D3. Minimize Friction on Phase Shift

“As I create, I can easily transition between different states. It’s easy for me to go back and adjust or touch up some work I did in a previous state.”

Different states, phases, or modes within the creative process (such as recording, embodying, editing, watching, and so on) are easy for the player to switch between at any time. For the best overall experience, all of the following are true:

  1. Transitions between states are comfortable and intentional, not jarring.
  2. Players are given adequate time to adjust to a new state before they are forced to do something with it.
  3. Shifts are well-signified by feedback.
  4. Players can easily get from one state to another, and players always know what state they are currently in.

During the creative process, it is common for ideas to arrive “out of order”. Creators frequently have ideas later in the process that can only be implemented by returning to a previous part of the process to adjust work they have already done. By permitting players to transition freely between states, a creative environment can avoid disrupting a player’s creative flow and encourage the kind of iterative refinement that characterizes any enjoyable creative practice.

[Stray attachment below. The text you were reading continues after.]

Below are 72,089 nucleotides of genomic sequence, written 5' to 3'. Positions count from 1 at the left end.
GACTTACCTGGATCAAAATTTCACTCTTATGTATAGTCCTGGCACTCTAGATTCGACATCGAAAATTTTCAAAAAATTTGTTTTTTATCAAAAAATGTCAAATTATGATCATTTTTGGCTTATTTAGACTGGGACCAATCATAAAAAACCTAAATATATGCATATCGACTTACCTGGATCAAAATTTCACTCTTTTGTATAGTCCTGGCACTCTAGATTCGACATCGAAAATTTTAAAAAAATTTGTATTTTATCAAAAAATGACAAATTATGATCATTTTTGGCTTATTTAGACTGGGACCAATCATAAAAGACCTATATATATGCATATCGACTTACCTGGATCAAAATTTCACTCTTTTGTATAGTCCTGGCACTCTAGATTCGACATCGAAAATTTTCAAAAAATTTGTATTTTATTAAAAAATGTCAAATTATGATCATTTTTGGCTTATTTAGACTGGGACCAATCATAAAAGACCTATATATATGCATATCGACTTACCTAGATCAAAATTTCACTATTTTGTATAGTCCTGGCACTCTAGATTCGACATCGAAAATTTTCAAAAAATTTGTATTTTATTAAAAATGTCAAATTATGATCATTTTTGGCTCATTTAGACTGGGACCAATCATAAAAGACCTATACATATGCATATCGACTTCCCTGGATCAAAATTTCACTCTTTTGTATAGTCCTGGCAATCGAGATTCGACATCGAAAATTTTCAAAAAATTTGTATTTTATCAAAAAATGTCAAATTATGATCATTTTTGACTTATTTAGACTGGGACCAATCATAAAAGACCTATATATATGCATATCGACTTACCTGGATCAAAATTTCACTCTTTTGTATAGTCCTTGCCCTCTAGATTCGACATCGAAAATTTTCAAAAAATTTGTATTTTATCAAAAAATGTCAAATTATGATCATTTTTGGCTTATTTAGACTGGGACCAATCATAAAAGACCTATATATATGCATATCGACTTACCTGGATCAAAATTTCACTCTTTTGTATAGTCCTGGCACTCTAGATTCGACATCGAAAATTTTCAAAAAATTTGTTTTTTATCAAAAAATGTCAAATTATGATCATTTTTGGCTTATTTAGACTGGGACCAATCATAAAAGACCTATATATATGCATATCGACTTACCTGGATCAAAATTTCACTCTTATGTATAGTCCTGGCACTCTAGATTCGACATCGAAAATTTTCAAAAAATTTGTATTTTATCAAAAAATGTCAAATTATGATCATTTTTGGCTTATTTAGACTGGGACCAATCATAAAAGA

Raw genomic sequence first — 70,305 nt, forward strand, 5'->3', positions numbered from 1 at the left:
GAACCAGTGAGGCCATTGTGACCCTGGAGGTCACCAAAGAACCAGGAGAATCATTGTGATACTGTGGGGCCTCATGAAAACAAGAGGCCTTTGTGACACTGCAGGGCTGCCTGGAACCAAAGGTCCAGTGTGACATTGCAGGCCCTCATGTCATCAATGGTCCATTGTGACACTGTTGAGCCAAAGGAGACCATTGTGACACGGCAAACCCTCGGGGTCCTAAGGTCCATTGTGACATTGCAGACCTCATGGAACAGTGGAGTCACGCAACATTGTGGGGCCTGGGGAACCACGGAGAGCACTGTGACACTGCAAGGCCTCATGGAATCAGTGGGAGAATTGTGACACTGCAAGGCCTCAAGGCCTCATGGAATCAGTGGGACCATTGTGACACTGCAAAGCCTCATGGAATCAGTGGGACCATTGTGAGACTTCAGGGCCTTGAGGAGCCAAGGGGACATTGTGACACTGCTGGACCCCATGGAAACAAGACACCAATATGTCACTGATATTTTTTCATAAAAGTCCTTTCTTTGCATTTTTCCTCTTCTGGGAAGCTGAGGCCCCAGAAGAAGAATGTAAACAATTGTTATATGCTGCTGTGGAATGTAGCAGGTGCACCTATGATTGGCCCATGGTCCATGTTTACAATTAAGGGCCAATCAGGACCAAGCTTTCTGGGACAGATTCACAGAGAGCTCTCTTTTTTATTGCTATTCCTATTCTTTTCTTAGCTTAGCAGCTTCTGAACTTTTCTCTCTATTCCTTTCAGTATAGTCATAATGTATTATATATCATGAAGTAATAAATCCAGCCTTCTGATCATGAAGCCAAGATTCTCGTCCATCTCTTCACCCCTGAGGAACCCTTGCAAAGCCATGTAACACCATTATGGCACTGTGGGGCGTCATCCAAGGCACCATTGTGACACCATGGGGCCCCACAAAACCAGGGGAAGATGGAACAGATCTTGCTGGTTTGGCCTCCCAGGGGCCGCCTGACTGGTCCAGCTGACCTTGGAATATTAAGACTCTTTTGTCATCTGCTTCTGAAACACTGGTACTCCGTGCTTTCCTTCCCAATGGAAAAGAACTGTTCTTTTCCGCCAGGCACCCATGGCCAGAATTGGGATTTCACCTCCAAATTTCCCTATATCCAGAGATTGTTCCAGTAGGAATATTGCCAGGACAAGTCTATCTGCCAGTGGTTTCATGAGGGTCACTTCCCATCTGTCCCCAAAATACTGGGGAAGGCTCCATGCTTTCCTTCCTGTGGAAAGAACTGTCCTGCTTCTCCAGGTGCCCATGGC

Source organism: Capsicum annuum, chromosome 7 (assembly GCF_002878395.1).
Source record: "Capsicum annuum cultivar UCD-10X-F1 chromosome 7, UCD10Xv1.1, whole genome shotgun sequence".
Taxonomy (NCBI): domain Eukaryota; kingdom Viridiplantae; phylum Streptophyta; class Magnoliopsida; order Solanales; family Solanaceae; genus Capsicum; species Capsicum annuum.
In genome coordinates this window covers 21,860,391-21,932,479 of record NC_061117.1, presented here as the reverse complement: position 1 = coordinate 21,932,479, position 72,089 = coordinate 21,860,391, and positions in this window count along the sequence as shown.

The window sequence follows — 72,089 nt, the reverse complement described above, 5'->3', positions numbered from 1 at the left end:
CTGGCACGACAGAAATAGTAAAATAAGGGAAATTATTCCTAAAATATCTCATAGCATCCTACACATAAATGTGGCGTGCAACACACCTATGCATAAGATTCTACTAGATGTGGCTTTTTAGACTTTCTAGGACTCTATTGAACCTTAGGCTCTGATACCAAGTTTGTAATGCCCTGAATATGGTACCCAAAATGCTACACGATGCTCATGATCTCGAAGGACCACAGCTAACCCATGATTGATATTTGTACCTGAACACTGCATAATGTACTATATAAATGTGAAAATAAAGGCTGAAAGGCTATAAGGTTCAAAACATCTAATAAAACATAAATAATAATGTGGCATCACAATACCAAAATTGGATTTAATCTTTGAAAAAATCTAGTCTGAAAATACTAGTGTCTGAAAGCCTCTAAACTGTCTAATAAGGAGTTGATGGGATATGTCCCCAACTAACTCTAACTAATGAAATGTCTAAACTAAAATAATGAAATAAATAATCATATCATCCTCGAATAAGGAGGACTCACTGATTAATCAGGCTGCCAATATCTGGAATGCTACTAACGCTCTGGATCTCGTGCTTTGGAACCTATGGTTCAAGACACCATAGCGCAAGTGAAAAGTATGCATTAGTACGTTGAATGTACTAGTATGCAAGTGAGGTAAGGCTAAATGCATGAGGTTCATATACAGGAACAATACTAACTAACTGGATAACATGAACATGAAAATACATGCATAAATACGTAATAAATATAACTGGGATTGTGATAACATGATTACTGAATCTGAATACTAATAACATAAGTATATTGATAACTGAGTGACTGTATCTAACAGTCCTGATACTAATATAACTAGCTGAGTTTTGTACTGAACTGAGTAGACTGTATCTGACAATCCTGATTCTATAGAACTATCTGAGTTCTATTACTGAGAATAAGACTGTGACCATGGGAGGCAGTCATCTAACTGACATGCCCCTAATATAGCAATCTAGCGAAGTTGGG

Examples (adhered):

  • Rec Room: In the Charades 3D mini game, players switch between acting out and guessing. They are given the freedom to choose when the next phase starts by pressing a green button that says ‘Start.’ The timer only starts ticking downward after they press the button.
  • Tilt Brush: As the user chooses to change the environment of the canvas, the screen fades to black before fading into the new environment. Aside from the visual feedback of watching the canvas change, a ‘click’ of the user pressing the on-screen button can be heard.